Trip Report (General), 24 June-2 July 2009, PDJ Area, Muang Mok, Sam Nuea

Sunee and I were off to Laos again to check additional school support projects on behalf of the TLCB. We checked out one completed project, investigated the possibilities for another, and checked a third just-about-completed one.

In summary, our road time this trip was:

-- Thailand, round trip, home to Nong Khai and back: 1,325 km = 822 miles

-- Laos, round trip: Vientiane to Phon Savanh to Muang Mok to Phon Savanh to Sam Nuea, and return: 1,551 km = 980 miles; 38:13 hours using moving time in Laos, which is an average of just 26 mph.

-- Total road distance: 2,876 km = 1,802 miles


We left from home on day one, a bit NE of Don Muang Airport. We drove on up to Nong Khai, which is 7-8 hours via the Friendship Highway. We left my van on the Thai side, dealt with immigration formalities, and then drove across the Thai-Lao Friendship Bridge to the Lao side. There was also immigration on that side, followed by a taxi ride to our hotel in Vientiane. We enjoyed an evening dinner and Beer Lao with friends and a couple of new acquaintances at the Sticky Fingers Restaurant, which serves good eats, semi "south of the border style." There are lots of interesting farangs (foreigners) in Vientiane.


With regard to Lao travel, if you're not flying around in Laos like we used to do 30-40 years back, travel in Laos just takes TIME. The next day, we drove on up to Phon Savanh in our rental 4-door, 4WD Ford pickup, via the nicely paved Rt 13N, which rises from Vientiane's 550 ft elevation up to a high point of 5,000 ft, with ups and downs in between. There are lots of beautiful vistas to see if it's not cloudy and drizzling, as it was this day. This is an 8-9 hour run, depending on pit stops and noodle (pho) breaks. Art, our main contact in Vientiane on educational matters in Laos, accompanied us.

Phon Savanh is a pretty active town that has several hotels, guest-houses, and eateries. It is a major crossroads for buses and cargo trucks passing back and forth from Vietnam. We stayed at what has become our sort of normal place now, the Nice Guest House, Hmong owned and operated. There are eats just down the street at the Vietnamese-run Craters Restaurant. Of course, this being the capital of the Plain of Jars (PDJ), the jar sites that have been cleared of UXO (UneXploded Ordnance) are very interesting to visit, which we have done on prior trips. The Mine Action Group (MAG) has an active office here with displays and a DVD to watch or buy.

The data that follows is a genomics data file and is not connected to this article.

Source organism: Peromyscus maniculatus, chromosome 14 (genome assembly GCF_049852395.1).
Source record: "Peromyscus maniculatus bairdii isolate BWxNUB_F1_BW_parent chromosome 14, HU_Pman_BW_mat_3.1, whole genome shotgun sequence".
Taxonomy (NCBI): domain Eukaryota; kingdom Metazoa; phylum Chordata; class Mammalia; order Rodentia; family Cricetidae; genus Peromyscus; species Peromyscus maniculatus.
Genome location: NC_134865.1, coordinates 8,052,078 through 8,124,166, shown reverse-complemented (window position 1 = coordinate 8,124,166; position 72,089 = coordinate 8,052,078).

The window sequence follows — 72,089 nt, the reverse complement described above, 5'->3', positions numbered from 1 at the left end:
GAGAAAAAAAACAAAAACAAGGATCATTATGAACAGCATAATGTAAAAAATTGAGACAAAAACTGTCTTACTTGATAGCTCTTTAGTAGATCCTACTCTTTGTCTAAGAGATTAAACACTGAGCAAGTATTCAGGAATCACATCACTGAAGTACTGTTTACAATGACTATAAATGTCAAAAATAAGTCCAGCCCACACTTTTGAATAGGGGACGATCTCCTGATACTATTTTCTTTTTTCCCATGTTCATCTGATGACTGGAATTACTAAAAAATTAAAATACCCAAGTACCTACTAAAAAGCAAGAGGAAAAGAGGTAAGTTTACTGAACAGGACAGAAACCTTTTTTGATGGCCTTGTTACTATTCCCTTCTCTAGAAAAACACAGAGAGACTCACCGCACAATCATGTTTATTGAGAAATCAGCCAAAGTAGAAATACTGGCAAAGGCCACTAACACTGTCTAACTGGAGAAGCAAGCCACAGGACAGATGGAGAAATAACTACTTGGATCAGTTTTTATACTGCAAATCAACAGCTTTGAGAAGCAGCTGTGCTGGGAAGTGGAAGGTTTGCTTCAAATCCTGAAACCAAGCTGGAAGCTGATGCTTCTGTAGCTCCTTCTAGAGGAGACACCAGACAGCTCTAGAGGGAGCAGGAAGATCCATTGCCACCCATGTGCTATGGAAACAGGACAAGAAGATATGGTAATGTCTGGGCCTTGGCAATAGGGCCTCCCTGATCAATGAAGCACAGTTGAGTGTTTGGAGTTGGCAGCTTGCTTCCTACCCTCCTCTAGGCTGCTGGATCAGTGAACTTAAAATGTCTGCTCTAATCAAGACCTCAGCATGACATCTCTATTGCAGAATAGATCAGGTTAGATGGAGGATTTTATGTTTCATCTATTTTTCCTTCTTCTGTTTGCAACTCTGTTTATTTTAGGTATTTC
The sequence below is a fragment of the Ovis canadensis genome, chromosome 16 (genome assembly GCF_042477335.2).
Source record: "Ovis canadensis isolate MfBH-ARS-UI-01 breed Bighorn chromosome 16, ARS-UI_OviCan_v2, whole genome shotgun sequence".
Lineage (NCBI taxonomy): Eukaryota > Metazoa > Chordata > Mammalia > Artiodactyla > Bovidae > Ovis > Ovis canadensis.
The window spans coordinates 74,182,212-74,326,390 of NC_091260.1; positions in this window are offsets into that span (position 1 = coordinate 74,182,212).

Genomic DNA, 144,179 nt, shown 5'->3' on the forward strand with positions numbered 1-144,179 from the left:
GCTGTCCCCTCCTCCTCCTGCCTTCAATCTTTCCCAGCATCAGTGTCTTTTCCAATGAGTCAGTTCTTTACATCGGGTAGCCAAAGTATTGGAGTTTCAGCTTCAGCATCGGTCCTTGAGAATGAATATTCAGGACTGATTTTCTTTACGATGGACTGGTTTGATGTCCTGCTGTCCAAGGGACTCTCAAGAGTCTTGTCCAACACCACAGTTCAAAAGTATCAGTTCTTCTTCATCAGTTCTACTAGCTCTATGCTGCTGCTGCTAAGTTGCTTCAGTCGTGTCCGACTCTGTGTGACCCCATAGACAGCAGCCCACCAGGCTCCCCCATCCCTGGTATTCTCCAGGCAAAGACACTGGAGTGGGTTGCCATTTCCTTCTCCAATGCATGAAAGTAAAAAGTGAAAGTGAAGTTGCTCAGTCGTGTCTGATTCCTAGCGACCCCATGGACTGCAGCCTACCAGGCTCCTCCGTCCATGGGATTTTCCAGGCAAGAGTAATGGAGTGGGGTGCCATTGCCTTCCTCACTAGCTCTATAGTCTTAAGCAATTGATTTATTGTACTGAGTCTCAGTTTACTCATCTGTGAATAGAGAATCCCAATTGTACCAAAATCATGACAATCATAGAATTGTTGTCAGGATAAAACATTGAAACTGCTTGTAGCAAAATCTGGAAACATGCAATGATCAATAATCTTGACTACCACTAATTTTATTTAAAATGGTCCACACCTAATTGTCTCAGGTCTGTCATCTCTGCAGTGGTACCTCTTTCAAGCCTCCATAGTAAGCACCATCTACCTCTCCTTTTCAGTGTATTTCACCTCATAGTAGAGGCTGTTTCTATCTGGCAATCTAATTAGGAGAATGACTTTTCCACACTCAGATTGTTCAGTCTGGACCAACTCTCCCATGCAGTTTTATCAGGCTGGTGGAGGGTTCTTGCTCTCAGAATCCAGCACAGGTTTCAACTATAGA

Our first stop on day three was the Life Skills school building at Ban Phosy, which the TLCB had funded back in December 2008. The school was not in use at the time because school does not start until 1 September. The initial project tore the old building down and rebuilt it with wood reused after planing. The refurbished building looks good with its new tin roof, redone siding, concrete floor, and new furniture. This project ran about $1,500, with $1,250 from the TLCB Assistance Fund and another $250 from a private donation from Bob Resseguie’s cousin; Bob is also a former USAID/Lao guy and a new member to the TLCB.


The villagers had also joined in the project with a major effort to reroute the stream at the back side of the school, which had eroded the steep bank near the old building during high water times. They dug a new channel further out from the bank to prevent additional erosion.


Ban Phosy is a real hard working village, good for self-help projects. Another U.S. NGO is funding a kindergarten at the school, which is also a self-help project. Note the crowd working on the other NGO's project, especially the gal who brought her baby along on her back. I expect we will hear more about a request for further project funding from this village.


We drove on to Muang Mok, old LS-46, to check out the possibility of a somewhat larger project, a dual-purpose building for use as a lunch hall for kids who live too far from school to go home for lunch. The building would also have a classroom and reading area for "life skills," studies, which provides additional, practical information beyond the set school curriculum. This can include “bombie” awarness (UXO), marketing of home products, farming, and such. Mr. Sounduean, from the Phon Savanh Provincial Education Service (PES), joined us on this trip. He is a good guy and we have previously worked with him on two other TLCB supported projects.

Muang Mok was a bit of an adventure to reach, with the trip including some 100 km of dirt road SE of Phon Savanh. With the rains, it took four hours to cover the 60 miles. You can bet that we were glad we had the 4 X 4 Ford Ranger pickup on that road. We had started from Phon Savanh at 3,600 ft, went up to 7,000, then down to 1,500 by the time we reached Muang Moc. This was the highest I have been in Laos with feet on the ground. We wonder if this is about the highest road in Southeast Asia.


While this place is quite isolated, there is daily "bus" service to Phon Savanh, via a six-wheel, covered truck. We also saw a number of motorcycles slipping and sliding along the road because of the drizzle. There is a brand new Bailey bridge across the main river in town. I believe it was funded by the Vietnamese government. There is also the start of what looks like a pretty good dirt road on the other side, and we were told it is only about 1-1/2 hours to the Vietnamese border from there.